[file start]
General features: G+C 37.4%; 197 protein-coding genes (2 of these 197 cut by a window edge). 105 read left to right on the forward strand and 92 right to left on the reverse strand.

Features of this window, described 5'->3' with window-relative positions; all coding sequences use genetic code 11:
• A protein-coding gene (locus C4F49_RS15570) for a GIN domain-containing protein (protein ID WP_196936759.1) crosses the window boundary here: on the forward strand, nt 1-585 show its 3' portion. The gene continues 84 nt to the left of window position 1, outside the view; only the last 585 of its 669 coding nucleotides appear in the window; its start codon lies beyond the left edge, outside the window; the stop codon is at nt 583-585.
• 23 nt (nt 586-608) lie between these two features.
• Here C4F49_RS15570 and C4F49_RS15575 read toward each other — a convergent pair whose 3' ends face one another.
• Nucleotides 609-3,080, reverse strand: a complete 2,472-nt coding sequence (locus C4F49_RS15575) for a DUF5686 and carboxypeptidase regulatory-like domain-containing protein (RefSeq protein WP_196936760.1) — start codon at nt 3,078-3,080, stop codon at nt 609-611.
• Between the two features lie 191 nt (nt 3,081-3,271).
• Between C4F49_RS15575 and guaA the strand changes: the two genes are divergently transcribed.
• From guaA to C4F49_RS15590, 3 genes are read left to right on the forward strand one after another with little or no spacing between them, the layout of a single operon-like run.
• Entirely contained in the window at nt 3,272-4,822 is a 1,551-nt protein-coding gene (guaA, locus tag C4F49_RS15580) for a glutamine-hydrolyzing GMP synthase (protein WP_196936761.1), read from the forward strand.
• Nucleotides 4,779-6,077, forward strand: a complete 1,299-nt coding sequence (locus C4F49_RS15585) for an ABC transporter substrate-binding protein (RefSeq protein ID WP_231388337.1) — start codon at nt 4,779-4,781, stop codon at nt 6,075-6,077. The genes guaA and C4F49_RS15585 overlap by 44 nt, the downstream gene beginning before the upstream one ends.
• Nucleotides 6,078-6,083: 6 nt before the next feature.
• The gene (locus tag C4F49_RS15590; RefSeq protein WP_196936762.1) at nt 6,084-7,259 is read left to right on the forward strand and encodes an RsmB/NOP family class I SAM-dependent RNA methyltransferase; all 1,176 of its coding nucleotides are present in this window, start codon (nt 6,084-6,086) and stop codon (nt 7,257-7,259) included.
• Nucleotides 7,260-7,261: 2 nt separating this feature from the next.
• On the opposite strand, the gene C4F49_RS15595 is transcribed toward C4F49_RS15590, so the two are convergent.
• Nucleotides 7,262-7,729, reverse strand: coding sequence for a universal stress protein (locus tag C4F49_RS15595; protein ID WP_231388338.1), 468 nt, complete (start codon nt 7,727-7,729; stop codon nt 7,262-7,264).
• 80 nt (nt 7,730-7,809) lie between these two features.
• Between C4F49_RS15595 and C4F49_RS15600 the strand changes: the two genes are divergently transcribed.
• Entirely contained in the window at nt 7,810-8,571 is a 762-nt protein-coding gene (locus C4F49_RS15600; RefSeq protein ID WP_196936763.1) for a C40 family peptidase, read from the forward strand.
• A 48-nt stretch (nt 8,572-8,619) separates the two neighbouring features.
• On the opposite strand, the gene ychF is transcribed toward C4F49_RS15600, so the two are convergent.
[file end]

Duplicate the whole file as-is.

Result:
General features: G+C 37.4%; 197 protein-coding genes (2 of these 197 cut by a window edge). 105 read left to right on the forward strand and 92 right to left on the reverse strand.

Features of this window, described 5'->3' with window-relative positions; all coding sequences use genetic code 11:
• A protein-coding gene (locus C4F49_RS15570) for a GIN domain-containing protein (protein ID WP_196936759.1) crosses the window boundary here: on the forward strand, nt 1-585 show its 3' portion. The gene continues 84 nt to the left of window position 1, outside the view; only the last 585 of its 669 coding nucleotides appear in the window; its start codon lies beyond the left edge, outside the window; the stop codon is at nt 583-585.
• 23 nt (nt 586-608) lie between these two features.
• Here C4F49_RS15570 and C4F49_RS15575 read toward each other — a convergent pair whose 3' ends face one another.
• Nucleotides 609-3,080, reverse strand: a complete 2,472-nt coding sequence (locus C4F49_RS15575) for a DUF5686 and carboxypeptidase regulatory-like domain-containing protein (RefSeq protein WP_196936760.1) — start codon at nt 3,078-3,080, stop codon at nt 609-611.
• Between the two features lie 191 nt (nt 3,081-3,271).
• Between C4F49_RS15575 and guaA the strand changes: the two genes are divergently transcribed.
• From guaA to C4F49_RS15590, 3 genes are read left to right on the forward strand one after another with little or no spacing between them, the layout of a single operon-like run.
• Entirely contained in the window at nt 3,272-4,822 is a 1,551-nt protein-coding gene (guaA, locus tag C4F49_RS15580) for a glutamine-hydrolyzing GMP synthase (protein WP_196936761.1), read from the forward strand.
• Nucleotides 4,779-6,077, forward strand: a complete 1,299-nt coding sequence (locus C4F49_RS15585) for an ABC transporter substrate-binding protein (RefSeq protein ID WP_231388337.1) — start codon at nt 4,779-4,781, stop codon at nt 6,075-6,077. The genes guaA and C4F49_RS15585 overlap by 44 nt, the downstream gene beginning before the upstream one ends.
• Nucleotides 6,078-6,083: 6 nt before the next feature.
• The gene (locus tag C4F49_RS15590; RefSeq protein WP_196936762.1) at nt 6,084-7,259 is read left to right on the forward strand and encodes an RsmB/NOP family class I SAM-dependent RNA methyltransferase; all 1,176 of its coding nucleotides are present in this window, start codon (nt 6,084-6,086) and stop codon (nt 7,257-7,259) included.
• Nucleotides 7,260-7,261: 2 nt separating this feature from the next.
• On the opposite strand, the gene C4F49_RS15595 is transcribed toward C4F49_RS15590, so the two are convergent.
• Nucleotides 7,262-7,729, reverse strand: coding sequence for a universal stress protein (locus tag C4F49_RS15595; protein ID WP_231388338.1), 468 nt, complete (start codon nt 7,727-7,729; stop codon nt 7,262-7,264).
• 80 nt (nt 7,730-7,809) lie between these two features.
• Between C4F49_RS15595 and C4F49_RS15600 the strand changes: the two genes are divergently transcribed.
• Entirely contained in the window at nt 7,810-8,571 is a 762-nt protein-coding gene (locus C4F49_RS15600; RefSeq protein ID WP_196936763.1) for a C40 family peptidase, read from the forward strand.
• A 48-nt stretch (nt 8,572-8,619) separates the two neighbouring features.
• On the opposite strand, the gene ychF is transcribed toward C4F49_RS15600, so the two are convergent.